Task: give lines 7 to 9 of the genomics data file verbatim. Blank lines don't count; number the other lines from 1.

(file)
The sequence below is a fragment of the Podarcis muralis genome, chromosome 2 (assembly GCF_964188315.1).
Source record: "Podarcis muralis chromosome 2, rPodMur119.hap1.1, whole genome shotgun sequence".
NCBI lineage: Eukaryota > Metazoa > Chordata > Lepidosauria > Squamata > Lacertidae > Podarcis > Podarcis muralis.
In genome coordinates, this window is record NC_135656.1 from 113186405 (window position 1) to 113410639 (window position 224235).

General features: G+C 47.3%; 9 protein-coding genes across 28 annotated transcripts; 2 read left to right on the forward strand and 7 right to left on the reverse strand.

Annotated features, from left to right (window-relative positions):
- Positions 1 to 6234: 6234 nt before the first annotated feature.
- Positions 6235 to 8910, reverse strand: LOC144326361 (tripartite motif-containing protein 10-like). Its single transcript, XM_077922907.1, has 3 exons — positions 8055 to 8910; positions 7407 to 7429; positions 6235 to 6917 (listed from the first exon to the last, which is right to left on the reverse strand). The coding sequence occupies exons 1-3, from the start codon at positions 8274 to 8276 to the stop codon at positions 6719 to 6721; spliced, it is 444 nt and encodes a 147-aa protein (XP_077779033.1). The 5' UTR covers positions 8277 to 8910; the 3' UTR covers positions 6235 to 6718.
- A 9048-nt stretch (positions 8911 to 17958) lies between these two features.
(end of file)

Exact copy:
- Positions 1 to 6234: 6234 nt before the first annotated feature.
- Positions 6235 to 8910, reverse strand: LOC144326361 (tripartite motif-containing protein 10-like). Its single transcript, XM_077922907.1, has 3 exons — positions 8055 to 8910; positions 7407 to 7429; positions 6235 to 6917 (listed from the first exon to the last, which is right to left on the reverse strand). The coding sequence occupies exons 1-3, from the start codon at positions 8274 to 8276 to the stop codon at positions 6719 to 6721; spliced, it is 444 nt and encodes a 147-aa protein (XP_077779033.1). The 5' UTR covers positions 8277 to 8910; the 3' UTR covers positions 6235 to 6718.
- A 9048-nt stretch (positions 8911 to 17958) lies between these two features.